*Disclaimer: This is not a professional recipe created by a trained chef. H.I.S. in no way provides any warranty, expressed or implied, towards the content of recipes on this website. It is the reader’s responsibility to determine the value and quality of any recipe or instructions provided, and to determine the nutritional value (if any)and safety of the preparation instructions.
The recipes presented are intended for entertainment and/or informational purposes and for use by persons having appropriate technical skill, at their own discretion and risk. H.I.S. claims no responsibility or liability for the outcome of any recipe you attempt.

Other Cookbook of Japan Posts:
Miso Soup


Enjoy Japanese food? Check out these half-day food tours in Japan! Priced at a great value and not totally time-consuming, you still get to enjoy some of the flavors of Japan and connect with friendly like-minded travelers and see the cities of Japan along the way!

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Cookbook of Japan - Gyoza (2024)


What is Japan's number 1 gyoza? ›

Ajinomoto is ranked number one gyoza in Japan! It's hard to find more convincing proof of authenticity than the success we have had with a nation of demanding foodies and ravioli experts!

What are the three types of gyoza? ›

There are usually three types of gyoza that are found and enjoyed in Japan. That is yaki gyoza, age gyoza, and sui gyoza. The traditional method of steaming isn't so often seen in Japan unless dining in a Chinese food establishment.

What is the difference between Japanese dumplings and gyoza? ›

The simple answer: there is no difference; since gyoza is a dumpling. The complicated answer: there are so many differences since not all dumplings are gyoza. The most significant differences between traditional dumplings and gyoza are their shape, wrappers, and method of cooking.

What is gyoza called in Japan? ›

Gyoza (餃子, gyōza) are dumplings filled with ground meat and vegetables and wrapped in a thin dough.

Are gyozas healthy? ›

Are gyozas healthy? Asian food is generally quite healthy, but as with any dish, nothing in excess is good. Gyozas are quite healthy, but they depend a lot on the content and the type of cooking. A gyoza stuffed with pork and fried is not the same as one with steamed vegetables.

What is gyoza vs potstickers? ›

Gyoza is the Japanese variation on the traditional Chinese recipe of potstickers. They are usually made with thinner, more delicate wrappers, and the filling is more finely textured. The thinner skins mean that gyoza get crispier than chewy potstickers.

What does gyoza mean in English? ›

gyo·​za gē-ˈō-zə plural gyoza or gyozas. : a crescent-shaped dumpling consisting of a thin wrapper that is filled usually with meat, seafood, or vegetables. Gyoza are very versatile—you can pan-fry, steam, boil or deep-fry them, or simply add a couple to your noodle soup.

Which gyoza is the best? ›

  • Most Popular. Bibigo Mandu Pork & Vegetable Dumplings. ...
  • Best Value. Trader Joe's Pork Gyoza Potstickers. ...
  • Rustic Combo. Pagoda Pork Potstickers. ...
  • A Hearty Choice. InnovAsian Pork Potstickers. ...
  • Gluten-Free Go-To. Feel Good Foods Pork Potstickers. ...
  • A Bit Mushy. Dumpling Daughter Pork & Chive Dumplings. ...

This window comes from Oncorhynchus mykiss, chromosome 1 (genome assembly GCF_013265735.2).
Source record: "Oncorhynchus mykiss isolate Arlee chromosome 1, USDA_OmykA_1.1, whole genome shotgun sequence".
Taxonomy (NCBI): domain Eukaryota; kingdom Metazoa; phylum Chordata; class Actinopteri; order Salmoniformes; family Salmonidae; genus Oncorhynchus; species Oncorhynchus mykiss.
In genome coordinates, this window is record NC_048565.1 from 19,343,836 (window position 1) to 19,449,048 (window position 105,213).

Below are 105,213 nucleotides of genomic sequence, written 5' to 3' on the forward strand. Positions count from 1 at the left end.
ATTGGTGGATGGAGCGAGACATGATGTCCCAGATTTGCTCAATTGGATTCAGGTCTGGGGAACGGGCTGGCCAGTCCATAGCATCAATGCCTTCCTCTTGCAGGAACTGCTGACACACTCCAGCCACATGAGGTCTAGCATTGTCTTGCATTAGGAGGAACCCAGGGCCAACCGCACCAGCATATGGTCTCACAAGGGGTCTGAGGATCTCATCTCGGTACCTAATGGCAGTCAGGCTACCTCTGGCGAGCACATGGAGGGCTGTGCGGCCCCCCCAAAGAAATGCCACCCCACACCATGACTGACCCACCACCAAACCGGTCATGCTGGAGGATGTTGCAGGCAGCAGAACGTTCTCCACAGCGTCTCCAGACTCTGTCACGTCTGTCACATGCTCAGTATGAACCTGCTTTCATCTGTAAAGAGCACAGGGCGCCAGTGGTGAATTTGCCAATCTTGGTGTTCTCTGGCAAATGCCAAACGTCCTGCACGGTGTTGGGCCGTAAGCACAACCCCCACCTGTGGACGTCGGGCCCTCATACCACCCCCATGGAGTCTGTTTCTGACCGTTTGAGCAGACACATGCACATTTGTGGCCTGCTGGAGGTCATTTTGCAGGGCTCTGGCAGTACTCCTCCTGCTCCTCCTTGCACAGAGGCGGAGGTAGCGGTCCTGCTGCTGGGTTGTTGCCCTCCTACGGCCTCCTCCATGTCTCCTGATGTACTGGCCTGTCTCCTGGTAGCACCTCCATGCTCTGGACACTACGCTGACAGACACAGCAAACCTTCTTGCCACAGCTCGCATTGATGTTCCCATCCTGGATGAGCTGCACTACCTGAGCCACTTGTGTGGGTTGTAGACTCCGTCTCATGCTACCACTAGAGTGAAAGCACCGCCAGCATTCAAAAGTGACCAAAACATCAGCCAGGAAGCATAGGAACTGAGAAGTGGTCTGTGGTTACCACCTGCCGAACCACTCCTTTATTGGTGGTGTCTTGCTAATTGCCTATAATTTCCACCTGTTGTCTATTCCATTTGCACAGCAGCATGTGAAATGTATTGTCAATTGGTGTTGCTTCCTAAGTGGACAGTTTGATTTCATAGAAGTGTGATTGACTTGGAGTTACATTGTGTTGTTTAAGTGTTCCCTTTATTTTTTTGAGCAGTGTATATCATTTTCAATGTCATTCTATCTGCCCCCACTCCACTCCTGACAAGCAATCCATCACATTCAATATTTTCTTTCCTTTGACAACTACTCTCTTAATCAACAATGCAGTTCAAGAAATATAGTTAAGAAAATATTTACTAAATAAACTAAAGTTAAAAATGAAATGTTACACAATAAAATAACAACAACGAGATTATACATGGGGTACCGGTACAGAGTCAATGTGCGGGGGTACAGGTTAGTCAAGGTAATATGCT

• Waste of Calories.
Feb 9, 2024

Is gyoza better pan-fried or steamed? ›

The steaming process is what creates the shiny-looking soft exterior! Steaming is the traditional way of preparing dumplings and has never gone out of style. Many people around the world are loyal to this method of cooking and prefer it over pan-fried dumplings.

How do you eat gyoza in Japan? ›

The best way to eat gyoza is to pick up the whole dumpling with chopsticks and then dip the soft side (the side that hasn't been fried) into the dipping sauce. Then pop the entire dumpling in your mouth.

Are potstickers Chinese or Japanese? ›

For starters, potstickers are Chinese while gyoza are Japanese. And beyond that distinction, gyoza tend to be smaller than potstickers, with thinner and slightly more delicate wrappers. They also may be fully steamed, boiled, or fried, rather than cooked using a combination of pan-frying and steaming.

Is dim sum the same as gyoza? ›

Gyoza is a Japanese dumpling belonging to the 'Dim Sum' category. Dim Sum products have always been hugely popular in Asia and are also gaining popularity in Europe. Popular Dim Sum products include well-known varieties such as Ha Kau, Sieuw Mai and Gyoza.

How many gyoza is a meal? ›

Featured product in this Food Story

In Japan gyoza are often served as a side dish with ramen or noodle soup. You'll need around 10 dumplings per serving for gyoza on the side. If you want to serve the delicious dumplings as a main course, you'll have to make at least 15 per person.

What to serve with gyoza for dinner? ›

Serve alongside brown rice or rice noodles for a more filling, nutritious dinner.

Are gyozas meant to be cold? ›

After it has been cooked it is best to eat it straightaway while it's still hot, though some people like a cooler, or even cold, gyoza, however you don't just eat it as it is. If you are eating in a restaurant then they will provide a dipping sauce, and if you buy it in a supermarket it will normally come with a sauce.

What is the world record for most gyoza eaten? ›

At the 2018 Day-Lee Foods World Gyoza Eating Championship, Joey Chestnut took the title with a dominant 359-gyoza haul. His 2014 world record title of 384 Day-Lee Foods gyoza in 10 minutes will be on the line again this year.

What is the world record for gyoza? ›

Joey Chestnut has reclaimed his title as KING OF THE GYOZAS ... eating 384 of the dumplings in 10 minutes this weekend ... shattering the world record. TMZ Sports has the footage ... showing the legendary competitive eater dominating reigning gyoza-eating champ Matt Stonie ...

What is the most common type of gyoza? ›

The most comon type of Gyoza in Japan is Yaki-Gyoza. This style of Gyoza is very similar to the Chinese 'potsticker' dumplings. The prepared dumplings are placed in a pan and fried for a short time, water is then added to the pan and a lid placed on top, to steam the dumplings.